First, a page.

The Wallberg mountain is another in the series fed with a cable car, with a nice restaurant on top of it with the ability to sit outside in the fresh air and admire the views (all pre-requesits for my wife to accompany me).
In this case the distance from the mountain station of the cable car and restaurant to the summit was to be a 30 min. walk, so I decided to reduce my usual 2 bags down to one. As it turned out this was a very good decision. Please see my “Sota equipment” page on this website for details of what I normally take and what I really need.
This activation had been planned for Saturday however after rising on Saturday, multiple weather forecasts predicted that showers would start at 10am local in the area, and continue for the rest of the day. As there is no shelter at this summit, walking up there in the rain, operating in the rain and then walking backed soaked in the rain doesn’t make a lot of sense to me if I could postpone for a day. The forecast for Sunday was far better, with no rain predicted. So I moved this activation to one day later Sunday 15th. June 2014. Checking the webcam on Wallberg on Saturday the forecasted bad weather hit right on schedule.
Wallberg overlooks the Tegernsee about 40Km SSE of Munich. As my father-in-law used to live in one of the villages on the banks of the lake, I knew some of the area but had never been up the Wallberg mountain. The views from Wallberg back over the whole of Tegernsee and further are very impressive.
Google maps predicted a drive of about 1hour 20minutes from my home to the valley station of the cable car which turned out to be correct. On getting there it appears that it would have been possible with permission, to drive up the mountain road to the top cable car station, but I would not advise this unless you have a 4WD or at least a car with high ground clearance. This road is closed in winter due to snow. In any case we took the cable car up the mountain. Apparently this used to be an open seat “sessellift” but thankfully it now has 4 seat closed cabins.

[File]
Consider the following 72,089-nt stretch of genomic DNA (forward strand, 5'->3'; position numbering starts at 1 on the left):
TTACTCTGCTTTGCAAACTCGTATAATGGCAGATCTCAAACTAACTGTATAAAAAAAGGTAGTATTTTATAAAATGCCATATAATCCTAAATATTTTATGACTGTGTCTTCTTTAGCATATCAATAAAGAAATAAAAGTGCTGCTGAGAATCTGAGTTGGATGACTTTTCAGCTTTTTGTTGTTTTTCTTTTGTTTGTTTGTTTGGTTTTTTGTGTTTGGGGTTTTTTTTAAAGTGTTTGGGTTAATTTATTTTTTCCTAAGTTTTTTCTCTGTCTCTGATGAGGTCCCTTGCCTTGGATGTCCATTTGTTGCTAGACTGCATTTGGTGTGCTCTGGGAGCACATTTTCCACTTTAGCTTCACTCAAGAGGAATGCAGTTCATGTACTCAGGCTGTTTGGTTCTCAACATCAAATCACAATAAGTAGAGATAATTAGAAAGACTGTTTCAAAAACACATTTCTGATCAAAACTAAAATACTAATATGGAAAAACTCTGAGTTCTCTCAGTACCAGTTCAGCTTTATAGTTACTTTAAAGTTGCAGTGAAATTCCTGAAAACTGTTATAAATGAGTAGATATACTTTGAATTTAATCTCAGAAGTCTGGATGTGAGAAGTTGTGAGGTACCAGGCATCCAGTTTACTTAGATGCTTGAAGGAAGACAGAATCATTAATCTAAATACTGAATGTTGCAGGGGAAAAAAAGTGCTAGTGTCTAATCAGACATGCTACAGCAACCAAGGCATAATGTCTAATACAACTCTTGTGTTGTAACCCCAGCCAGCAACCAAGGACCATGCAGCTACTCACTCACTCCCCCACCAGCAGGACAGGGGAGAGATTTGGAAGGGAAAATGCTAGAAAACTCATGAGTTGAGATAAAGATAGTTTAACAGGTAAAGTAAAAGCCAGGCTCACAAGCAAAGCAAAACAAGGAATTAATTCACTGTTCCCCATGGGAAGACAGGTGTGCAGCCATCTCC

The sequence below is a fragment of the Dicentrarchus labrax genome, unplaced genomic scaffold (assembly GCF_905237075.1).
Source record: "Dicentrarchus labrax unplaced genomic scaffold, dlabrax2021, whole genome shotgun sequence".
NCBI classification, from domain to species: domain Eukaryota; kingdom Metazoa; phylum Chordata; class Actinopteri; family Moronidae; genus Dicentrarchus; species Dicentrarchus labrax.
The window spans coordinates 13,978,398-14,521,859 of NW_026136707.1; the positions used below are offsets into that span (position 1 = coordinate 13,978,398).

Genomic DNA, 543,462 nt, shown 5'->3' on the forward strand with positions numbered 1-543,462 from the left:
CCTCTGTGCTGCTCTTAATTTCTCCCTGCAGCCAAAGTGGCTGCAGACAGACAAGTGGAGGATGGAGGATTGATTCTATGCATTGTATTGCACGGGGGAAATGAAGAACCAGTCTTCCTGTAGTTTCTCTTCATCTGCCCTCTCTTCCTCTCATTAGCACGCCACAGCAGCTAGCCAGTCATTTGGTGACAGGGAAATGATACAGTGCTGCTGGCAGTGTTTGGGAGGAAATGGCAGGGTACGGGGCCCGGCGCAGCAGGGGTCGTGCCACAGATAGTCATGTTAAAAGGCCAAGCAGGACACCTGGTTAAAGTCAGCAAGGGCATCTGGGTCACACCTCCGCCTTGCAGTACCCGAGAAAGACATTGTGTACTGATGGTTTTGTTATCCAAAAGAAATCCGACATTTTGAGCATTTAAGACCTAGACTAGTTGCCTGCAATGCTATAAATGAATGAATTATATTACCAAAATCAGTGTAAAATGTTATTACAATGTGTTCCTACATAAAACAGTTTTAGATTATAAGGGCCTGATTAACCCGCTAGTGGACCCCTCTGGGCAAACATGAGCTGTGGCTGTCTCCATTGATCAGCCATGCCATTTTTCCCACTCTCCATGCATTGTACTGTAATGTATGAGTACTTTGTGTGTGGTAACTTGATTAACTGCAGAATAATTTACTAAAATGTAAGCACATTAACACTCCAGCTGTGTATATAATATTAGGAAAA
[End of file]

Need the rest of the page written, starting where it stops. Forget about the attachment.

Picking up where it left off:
The mountain peak was difficult to get to and involved scrambling / climbing up a steep rocky section so that when I got to the top, I was exhausted and scared to think I had to go back down it. On the return journey I actually found a simpler route after being told by a local only the climbers come up the way I had come up!
When I was literally “perched” on the top of the mountain (there was no real flat area to sit on), I had no space to get my linked dipole out. So I had to rely upon my Diamond RHM8B, which is a loaded vertical that simply connects to the BNC socket on the FT817 and is tuned by moving the bottom part of the antenna up and down to find the best signal strength and lowest SWR. After several CQ attempts I managed the needed four contacts on 20m for the activation. 40m had some contest on it, making it unusable – I spotted myself on 40m and put out some CQ calls out then an Italian contest station simply started up on my frequency without warning. As it was getting cold and I could see the weather coming in, I decided to pack up and head back down the mountain.
On the way home I felt really crook as I had got cold into my kidneys on the top of the mountain. The pain was pretty bad even after taking some pain killers. Glad to say a day later the kidneys recovered.
Here are some photos from the activation –
Diamond RHM8B vertical antenna.
All in all this turned out to be a hard activation. I had hoped to perhaps manage a long path contact into VK6, As I arrived 30 mins earlier than expected, it might just have been possible but with the restricted antenna possibilities there was no chance. I had also hoped for a contact with Tony VK3CAT on his last day of canal boat cruising in France, again with this antenna that was probably asking too much.
Lessons learned –
Unfortunately the DL peaks appear to have less information in the SOTAWatch database about previous activations than I am used to from SOTA in VK. If I had known there was actual climbing needed I would probably have tried to reduce the weight of my backpack even more than I had done. I may also have packed my end-fed half wave antennas rather than the squid pole as there are bushes on the summit that I could have laid the antenna across (I have done this before and the EFHW works suprisingly well even just a metre or so off the ground on the bushes!).
This is probably the hardest activation I have done so far!
73 ’til the next Summit!
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